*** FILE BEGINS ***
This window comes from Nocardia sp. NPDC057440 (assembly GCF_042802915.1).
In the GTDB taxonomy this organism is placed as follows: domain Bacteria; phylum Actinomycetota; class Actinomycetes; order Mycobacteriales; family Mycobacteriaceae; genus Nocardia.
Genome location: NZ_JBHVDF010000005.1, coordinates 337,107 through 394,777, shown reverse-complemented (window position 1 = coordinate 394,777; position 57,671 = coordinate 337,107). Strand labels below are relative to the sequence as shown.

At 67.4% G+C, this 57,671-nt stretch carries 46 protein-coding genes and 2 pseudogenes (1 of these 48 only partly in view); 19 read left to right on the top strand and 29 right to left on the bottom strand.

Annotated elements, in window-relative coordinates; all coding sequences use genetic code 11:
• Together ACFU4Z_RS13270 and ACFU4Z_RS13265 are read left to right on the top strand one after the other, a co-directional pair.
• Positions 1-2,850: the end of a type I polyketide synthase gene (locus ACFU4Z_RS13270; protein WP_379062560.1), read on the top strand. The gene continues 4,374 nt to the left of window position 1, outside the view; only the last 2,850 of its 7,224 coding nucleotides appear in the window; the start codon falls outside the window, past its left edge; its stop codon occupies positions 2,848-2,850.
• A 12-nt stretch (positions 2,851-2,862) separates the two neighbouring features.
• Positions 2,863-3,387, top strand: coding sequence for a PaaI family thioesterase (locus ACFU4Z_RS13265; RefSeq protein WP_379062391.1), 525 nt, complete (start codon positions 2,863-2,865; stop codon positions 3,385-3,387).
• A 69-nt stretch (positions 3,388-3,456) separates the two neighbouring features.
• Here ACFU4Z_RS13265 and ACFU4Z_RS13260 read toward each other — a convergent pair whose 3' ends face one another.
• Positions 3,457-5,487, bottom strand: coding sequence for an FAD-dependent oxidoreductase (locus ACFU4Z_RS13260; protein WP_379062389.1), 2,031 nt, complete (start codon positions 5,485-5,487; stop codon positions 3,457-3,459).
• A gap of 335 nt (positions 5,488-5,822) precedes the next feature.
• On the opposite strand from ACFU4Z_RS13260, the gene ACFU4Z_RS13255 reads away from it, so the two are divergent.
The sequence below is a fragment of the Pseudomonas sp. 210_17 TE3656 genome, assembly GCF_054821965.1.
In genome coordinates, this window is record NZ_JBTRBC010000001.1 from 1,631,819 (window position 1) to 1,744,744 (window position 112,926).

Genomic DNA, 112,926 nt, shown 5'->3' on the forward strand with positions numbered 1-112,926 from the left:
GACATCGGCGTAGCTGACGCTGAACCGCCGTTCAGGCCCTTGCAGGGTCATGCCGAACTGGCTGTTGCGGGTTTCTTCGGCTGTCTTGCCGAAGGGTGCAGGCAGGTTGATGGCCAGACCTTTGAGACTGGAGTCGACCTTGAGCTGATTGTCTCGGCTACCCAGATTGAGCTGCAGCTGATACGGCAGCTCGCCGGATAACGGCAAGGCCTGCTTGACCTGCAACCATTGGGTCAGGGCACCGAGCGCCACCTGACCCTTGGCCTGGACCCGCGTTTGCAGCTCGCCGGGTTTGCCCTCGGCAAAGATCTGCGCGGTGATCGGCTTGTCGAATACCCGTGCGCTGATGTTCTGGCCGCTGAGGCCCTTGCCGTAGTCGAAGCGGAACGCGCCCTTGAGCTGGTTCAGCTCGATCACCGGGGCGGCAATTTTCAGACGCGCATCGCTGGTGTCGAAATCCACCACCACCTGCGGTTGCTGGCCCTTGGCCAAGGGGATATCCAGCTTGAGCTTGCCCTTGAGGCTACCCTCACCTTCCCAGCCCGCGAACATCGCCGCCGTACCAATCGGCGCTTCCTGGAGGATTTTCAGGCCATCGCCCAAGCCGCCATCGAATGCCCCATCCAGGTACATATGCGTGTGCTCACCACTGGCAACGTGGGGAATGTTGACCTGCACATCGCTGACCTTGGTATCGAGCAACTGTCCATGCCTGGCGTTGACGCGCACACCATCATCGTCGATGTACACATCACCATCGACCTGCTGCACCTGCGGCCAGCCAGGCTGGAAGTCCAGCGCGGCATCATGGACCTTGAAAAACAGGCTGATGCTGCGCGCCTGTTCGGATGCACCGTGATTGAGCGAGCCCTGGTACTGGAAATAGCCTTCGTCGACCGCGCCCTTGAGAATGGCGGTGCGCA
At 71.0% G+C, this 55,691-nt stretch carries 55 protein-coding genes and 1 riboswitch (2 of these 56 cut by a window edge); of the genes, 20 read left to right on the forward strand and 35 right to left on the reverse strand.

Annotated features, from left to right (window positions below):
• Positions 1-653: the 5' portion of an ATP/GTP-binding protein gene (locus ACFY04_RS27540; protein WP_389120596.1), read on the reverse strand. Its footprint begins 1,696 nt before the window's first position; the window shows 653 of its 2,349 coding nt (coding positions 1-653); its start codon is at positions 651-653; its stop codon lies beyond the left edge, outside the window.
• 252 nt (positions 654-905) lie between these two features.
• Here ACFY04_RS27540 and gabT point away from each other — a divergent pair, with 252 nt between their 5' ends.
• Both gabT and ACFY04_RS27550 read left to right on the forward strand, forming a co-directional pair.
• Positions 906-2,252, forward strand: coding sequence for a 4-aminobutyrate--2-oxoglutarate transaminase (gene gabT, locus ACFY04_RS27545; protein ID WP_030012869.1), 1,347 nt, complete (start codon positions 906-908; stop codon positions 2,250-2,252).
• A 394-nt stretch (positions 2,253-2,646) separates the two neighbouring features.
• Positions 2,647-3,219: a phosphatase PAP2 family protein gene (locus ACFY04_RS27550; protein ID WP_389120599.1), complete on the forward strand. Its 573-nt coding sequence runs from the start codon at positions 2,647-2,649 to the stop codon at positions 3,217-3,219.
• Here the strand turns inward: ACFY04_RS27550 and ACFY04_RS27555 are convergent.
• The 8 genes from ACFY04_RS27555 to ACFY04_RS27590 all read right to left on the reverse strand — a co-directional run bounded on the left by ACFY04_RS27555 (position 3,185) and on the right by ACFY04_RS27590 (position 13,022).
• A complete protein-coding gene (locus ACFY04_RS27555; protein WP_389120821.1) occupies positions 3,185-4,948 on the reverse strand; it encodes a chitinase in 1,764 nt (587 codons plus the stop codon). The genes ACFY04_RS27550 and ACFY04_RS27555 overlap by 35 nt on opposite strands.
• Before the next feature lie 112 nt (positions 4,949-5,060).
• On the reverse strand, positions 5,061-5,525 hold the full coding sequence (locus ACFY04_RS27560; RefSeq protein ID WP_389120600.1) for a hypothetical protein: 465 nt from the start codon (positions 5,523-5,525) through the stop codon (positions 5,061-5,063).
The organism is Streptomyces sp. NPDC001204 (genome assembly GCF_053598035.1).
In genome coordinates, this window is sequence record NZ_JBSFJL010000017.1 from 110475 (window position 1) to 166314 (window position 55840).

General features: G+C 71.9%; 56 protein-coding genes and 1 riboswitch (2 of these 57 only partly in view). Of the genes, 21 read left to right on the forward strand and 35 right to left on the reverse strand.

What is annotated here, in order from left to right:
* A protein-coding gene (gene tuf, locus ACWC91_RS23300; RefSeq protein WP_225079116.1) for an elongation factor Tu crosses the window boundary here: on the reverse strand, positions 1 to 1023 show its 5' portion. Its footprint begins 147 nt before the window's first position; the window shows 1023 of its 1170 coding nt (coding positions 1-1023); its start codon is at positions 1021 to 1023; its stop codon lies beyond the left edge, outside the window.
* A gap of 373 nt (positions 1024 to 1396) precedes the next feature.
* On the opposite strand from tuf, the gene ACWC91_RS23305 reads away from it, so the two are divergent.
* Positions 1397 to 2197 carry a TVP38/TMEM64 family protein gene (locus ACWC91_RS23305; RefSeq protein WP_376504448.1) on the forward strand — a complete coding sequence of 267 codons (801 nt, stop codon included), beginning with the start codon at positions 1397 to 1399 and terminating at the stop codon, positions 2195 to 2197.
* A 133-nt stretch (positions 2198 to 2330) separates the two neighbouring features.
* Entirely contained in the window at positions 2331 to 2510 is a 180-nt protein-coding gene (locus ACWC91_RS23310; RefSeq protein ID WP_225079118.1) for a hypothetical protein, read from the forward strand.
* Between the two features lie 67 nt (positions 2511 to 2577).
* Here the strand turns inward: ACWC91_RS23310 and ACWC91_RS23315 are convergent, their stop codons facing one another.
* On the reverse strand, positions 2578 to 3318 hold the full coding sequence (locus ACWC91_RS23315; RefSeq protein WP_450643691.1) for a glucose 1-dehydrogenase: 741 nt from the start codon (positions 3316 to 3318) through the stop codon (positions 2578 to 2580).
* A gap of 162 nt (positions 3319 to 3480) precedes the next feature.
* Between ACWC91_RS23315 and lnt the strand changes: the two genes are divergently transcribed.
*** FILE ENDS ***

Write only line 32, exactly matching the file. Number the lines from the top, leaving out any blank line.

• On the reverse strand, positions 5,061-5,525 hold the full coding sequence (locus ACFY04_RS27560; RefSeq protein ID WP_389120600.1) for a hypothetical protein: 465 nt from the start codon (positions 5,523-5,525) through the stop codon (positions 5,061-5,063).